This section provides a number of practical suggestions to improve the capacity of organisations and individuals involved in sport and development.


Recognise potential risks
Experience shows that being aware of potential risks and taking suitable measures to anticipate them can help to avoid problems in the future. Attempts should be made to empathise with the constraints and challenges the local partner in its local situation faces. Experience shows that regarding sport as an integral part of the programme with a view of capacity building that incorporates sport and development elements, helps to ensure better quality programmes in the long-run with increased sustainability.

Attempt capacity building at all levels
Capacity building can be divided into interventions at three levels: human resource development (HRD), organisational development (OD) and institutional development (ID). Good and sustainable capacity building is conditional upon investing in all three levels.

It is difficult for sport organisations to be active at all three levels but it is a necessity if one aims to improve the sustainability of a programme. It is difficult to negotiate with ministries for the recognition of diplomas, for supporting legislation (for example, physical education), so that trained sport instructors can work in schools. It can be useful to try to accomplish these tasks through networking with organisations that might use other methodology to reach an overall development goal.

As a consequence, in some countries the sport projects of sport and development organisations are ‘filling the gap’ in the lack of physical education on the school curriculum. Investments will therefore also have to be made at OD and ID levels in order to ensure these sport activities are sustainable and are used to achieve the objectives set at the initial stages of the programme.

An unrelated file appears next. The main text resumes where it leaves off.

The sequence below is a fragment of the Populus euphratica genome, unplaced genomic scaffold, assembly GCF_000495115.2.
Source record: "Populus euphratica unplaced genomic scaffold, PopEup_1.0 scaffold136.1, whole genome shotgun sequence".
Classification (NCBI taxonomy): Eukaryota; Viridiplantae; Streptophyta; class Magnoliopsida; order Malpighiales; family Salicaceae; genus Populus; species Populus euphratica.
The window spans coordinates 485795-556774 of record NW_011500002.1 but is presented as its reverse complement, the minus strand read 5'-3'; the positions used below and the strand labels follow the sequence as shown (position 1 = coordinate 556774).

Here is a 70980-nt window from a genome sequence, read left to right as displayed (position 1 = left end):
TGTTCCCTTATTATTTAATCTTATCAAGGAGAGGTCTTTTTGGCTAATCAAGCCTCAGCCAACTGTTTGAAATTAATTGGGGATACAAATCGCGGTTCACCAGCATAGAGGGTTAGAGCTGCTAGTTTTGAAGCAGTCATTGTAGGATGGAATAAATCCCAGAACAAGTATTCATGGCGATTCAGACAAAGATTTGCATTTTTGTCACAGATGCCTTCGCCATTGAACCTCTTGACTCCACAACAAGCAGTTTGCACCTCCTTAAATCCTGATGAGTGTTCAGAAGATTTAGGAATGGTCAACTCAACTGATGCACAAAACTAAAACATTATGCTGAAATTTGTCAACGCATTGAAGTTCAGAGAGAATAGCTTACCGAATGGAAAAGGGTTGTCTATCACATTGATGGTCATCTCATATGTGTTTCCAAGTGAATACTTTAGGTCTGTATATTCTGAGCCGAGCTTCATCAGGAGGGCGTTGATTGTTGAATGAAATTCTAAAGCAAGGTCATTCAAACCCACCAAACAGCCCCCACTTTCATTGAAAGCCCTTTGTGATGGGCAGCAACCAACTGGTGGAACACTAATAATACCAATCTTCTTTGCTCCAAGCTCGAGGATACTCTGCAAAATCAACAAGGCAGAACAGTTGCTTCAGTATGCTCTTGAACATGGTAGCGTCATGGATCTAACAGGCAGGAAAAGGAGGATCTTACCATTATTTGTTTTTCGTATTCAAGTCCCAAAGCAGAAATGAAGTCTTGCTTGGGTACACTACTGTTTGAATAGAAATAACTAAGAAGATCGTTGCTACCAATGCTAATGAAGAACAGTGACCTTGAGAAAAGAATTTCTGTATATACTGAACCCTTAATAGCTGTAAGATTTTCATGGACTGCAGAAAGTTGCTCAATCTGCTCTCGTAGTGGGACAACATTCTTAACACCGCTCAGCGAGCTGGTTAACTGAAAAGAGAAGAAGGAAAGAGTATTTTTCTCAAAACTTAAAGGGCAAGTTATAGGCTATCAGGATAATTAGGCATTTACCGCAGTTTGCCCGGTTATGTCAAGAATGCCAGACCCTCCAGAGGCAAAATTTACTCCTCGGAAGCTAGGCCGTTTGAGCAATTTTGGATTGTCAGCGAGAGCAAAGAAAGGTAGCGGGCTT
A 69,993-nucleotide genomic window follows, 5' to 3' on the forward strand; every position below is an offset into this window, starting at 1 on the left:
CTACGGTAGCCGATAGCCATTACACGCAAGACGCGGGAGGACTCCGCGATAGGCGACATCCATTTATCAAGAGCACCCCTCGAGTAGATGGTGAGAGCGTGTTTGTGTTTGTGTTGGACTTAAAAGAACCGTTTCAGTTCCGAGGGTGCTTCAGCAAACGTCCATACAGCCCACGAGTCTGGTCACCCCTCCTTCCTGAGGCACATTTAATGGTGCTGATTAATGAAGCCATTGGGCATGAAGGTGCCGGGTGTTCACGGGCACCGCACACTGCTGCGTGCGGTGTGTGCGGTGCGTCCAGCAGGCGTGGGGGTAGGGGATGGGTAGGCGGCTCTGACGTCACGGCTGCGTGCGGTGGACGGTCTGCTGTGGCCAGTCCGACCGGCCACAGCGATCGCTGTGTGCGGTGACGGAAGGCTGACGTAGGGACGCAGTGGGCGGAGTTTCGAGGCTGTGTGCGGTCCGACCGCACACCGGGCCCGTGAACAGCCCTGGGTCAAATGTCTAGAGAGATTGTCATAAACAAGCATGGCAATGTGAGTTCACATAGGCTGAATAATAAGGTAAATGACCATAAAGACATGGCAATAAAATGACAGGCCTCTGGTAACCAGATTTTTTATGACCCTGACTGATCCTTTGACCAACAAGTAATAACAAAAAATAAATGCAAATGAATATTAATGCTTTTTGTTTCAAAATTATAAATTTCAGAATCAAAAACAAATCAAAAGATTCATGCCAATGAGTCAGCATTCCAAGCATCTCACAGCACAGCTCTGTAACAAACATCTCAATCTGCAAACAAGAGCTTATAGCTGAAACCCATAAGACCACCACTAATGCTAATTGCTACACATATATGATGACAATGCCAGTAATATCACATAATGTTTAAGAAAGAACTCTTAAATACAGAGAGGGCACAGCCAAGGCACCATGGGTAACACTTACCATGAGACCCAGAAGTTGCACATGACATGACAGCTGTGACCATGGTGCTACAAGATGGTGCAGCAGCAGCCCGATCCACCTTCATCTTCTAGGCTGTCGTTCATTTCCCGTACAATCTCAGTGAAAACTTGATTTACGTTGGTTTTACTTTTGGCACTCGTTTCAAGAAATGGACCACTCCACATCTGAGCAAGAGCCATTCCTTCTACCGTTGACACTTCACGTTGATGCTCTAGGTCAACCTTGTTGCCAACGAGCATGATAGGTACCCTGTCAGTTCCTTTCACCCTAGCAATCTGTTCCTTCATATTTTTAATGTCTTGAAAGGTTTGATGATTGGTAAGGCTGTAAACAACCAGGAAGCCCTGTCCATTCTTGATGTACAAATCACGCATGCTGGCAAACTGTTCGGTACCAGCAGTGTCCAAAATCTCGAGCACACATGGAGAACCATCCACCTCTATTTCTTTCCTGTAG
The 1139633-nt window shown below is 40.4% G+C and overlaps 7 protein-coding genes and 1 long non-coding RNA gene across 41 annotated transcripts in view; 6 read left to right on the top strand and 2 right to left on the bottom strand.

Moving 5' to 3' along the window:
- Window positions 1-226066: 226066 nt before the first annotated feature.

A joint consultation process should take place to decide what changes are needed internally and what possibilities there are for institutional change. A possible next step can be networking with other stakeholders in the field and/or signing agreements with the local/national governments.

There are many examples of different forms of cooperation between organisations. For instance, KNVB and UNICEF offer their core capacities within the MYSA project, in which KNVB concentrates on activities in relation to football and UNICEF is responsible for guiding the elements of the programme that relate to social change.

Local ownership is essential
Many of the projects currently being implemented in Sport & Development are not locally owned. A cooperative relationship must be developed with a local partner organisation before starting a project.


Assessment of partners and potential of cooperation
It is important to assess capacities and resources of each organisation entering into a partnership before joining forces. Questions such as: “Do the organisations match in terms of mission and vision? What resources does each partner bring to the programme? Does the local partner organisation have the capacity to absorb the programme and what can other partners do to enhance this? What measures are in place to encourage learning and to share experiences between the partners involved?” should be asked before entering into a formal partnership.

A tool has been developed by Commonwealth Games Canada for the selection of a suitable partner: the Partnership Filter. Potential partners are screened on the basis of several criteria.

Go to the partnerships section to read more about this instrument: examples of how it can be used and advice is provided for selecting and successfully developing with partners.

Qualifications of trainers posted abroad
People who had been trained as sport leaders used to be sent abroad to implement Sport & Development programmes. Qualified staff need to be enlisted. Feedback from experts has shown that a shift is now taking place in the background of people who are posted overseas, with a decreasing focus on recruitment of unqualified staff.

Many projects train local people. This is capacity building at the level of HRD. Often the project ends after the training. But what happens next with the individual capacity that has been developed? Is it used by the partner organisation? Are more sport activities offered? To what extent does the target group take part? It is of great importance to monitor and evaluate the implementation that takes place after the training sessions and to plan measures in the design phase of projects and programmes that will lead to sustainability.


Photo by Jesse Orrico